In the summer of 1863, this now serene battlefield saw carnage like few others.
Over the 3 days during which the battle of Gettysburg raged, between 40 and 50 thousand men, perhaps
more, became casualties of the ferocious clash. The picture above shows a view of the field of the
Pickett / Pettigrew Charge as viewed from the Confederate lines on Seminary Ridge near where the men
from North Carolina would have stood as they readied for their advance. In the distance, nearly
a mile away, General George Meade and the Army of the Potomac waited along the crest of Cemetery Ridge
before this final charge on July 3, 1863.
Union Lieutenant Frank Haskell of Major General Winfield Scott Hancock's Second Corp, would describe
the awesome site he next beheld. "Every eye could see the enemy’s legions, an overwhelming
resistless tide of an ocean of armed men sweeping upon us! Regiment after regiment and brigade after
brigade move from the woods and rapidly take their places in the line forming the assault. Pickett’s
proud division with some additional troops hold their right. The first line at short intervals is
followed by a second, and that a third succeeds; and columns between support the lines. More than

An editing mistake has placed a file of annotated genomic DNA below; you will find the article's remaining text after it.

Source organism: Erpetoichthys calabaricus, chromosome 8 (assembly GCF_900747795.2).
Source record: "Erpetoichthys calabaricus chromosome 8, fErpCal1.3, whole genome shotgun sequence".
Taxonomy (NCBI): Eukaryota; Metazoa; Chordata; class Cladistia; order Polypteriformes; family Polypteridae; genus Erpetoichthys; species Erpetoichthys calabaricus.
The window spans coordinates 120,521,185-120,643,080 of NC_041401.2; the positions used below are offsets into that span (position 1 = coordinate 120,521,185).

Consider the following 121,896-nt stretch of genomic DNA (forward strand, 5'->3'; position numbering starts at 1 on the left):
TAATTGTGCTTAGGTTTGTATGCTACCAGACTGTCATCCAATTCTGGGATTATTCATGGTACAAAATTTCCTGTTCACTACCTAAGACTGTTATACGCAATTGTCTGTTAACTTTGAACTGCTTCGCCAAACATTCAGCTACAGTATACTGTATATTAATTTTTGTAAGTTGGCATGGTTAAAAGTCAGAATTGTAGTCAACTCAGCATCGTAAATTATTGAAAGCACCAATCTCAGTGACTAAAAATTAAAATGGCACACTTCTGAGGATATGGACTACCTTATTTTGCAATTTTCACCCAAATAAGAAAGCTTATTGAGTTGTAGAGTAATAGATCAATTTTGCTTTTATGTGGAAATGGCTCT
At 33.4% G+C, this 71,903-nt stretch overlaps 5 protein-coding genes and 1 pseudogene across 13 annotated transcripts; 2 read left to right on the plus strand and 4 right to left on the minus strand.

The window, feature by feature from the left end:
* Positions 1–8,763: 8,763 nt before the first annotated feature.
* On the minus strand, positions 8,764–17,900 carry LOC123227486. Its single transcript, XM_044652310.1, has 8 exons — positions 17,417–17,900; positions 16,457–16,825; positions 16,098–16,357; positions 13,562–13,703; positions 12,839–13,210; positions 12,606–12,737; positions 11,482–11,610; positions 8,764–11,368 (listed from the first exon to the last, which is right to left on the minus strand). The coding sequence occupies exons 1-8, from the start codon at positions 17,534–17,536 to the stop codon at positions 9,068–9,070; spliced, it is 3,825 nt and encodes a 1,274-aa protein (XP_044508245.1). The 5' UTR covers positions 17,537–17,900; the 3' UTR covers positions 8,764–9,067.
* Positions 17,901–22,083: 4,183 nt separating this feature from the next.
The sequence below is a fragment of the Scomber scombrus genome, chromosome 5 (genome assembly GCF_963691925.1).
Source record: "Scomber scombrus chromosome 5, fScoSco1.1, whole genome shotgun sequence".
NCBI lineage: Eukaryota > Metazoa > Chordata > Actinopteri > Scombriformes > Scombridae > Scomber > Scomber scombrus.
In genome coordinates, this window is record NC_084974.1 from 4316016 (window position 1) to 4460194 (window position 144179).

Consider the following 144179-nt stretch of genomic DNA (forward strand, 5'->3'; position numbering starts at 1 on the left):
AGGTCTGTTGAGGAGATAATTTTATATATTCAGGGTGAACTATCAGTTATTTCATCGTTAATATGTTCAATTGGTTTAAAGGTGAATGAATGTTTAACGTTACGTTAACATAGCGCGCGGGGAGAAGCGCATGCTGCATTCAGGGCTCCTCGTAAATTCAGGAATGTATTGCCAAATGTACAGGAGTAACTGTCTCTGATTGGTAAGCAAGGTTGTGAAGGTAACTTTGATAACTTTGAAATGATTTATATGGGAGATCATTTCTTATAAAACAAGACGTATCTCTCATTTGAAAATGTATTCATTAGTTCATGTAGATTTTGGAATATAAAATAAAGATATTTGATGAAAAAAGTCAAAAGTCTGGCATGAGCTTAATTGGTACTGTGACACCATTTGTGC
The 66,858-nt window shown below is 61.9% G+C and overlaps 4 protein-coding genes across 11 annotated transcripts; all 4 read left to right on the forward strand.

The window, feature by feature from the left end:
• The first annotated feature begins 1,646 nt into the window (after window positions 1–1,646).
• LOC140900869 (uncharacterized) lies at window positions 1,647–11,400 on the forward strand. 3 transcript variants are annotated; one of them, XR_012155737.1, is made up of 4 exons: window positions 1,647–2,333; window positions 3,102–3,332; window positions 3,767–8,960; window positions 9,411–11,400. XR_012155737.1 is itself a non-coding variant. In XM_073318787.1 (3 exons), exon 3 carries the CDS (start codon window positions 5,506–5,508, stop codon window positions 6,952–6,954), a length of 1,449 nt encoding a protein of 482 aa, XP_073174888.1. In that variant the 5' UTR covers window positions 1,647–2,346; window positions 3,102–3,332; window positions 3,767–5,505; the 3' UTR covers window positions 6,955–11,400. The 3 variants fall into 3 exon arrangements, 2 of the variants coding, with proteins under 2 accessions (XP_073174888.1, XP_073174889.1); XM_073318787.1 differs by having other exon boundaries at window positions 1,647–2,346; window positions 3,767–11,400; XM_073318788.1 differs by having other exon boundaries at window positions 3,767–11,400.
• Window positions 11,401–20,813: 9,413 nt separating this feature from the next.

half a mile their front extends; more than a thousand yards the dull gray masses deploy, man touching
man, rank pressing rank and line supporting line. The red flags wave, their horsemen gallop up and
down; the arms of eighteen thousand men*, barrel and bayonet, gleam in the sun, a sloping forest of
flashing steel. Right on they move, as with one soul, in perfect order, without impediment of ditch
or wall or stream, over ridge and slope, through orchard and meadow and cornfield, magnificent, grim,
Of the estimated 12,500 Southern men to make this charge, about 54% became casualties. If these numbers are correct, then about
6,750 Southerners were killed, wounded, or captured in this one attack alone. As a dejected Confederate Major General George
Pickett moved back towards Seminary Ridge, General Lee met him asking him to reform his Division. General Pickett, devastated
by what he had just witnessed sullenly replied to his commander, "General Lee, I have no Division now."
In the picture above, the monument barely visible cut out section of the distant tree line just to the right of the pine tree in
mid-ground is the memorial to General Lee and the Confederate soldiers from the great state of Virginia.
* The estimated number of men in Pickett's Charge ranges from about 12,500 to about 15,000. The latter figure may have come
from General Longstreet's memoirs concerning his feelings towards Pickett's Charge. He would write that he said to General Lee,
"The fifteen thousand men who could make successful assault over that field had never been arrayed for battle."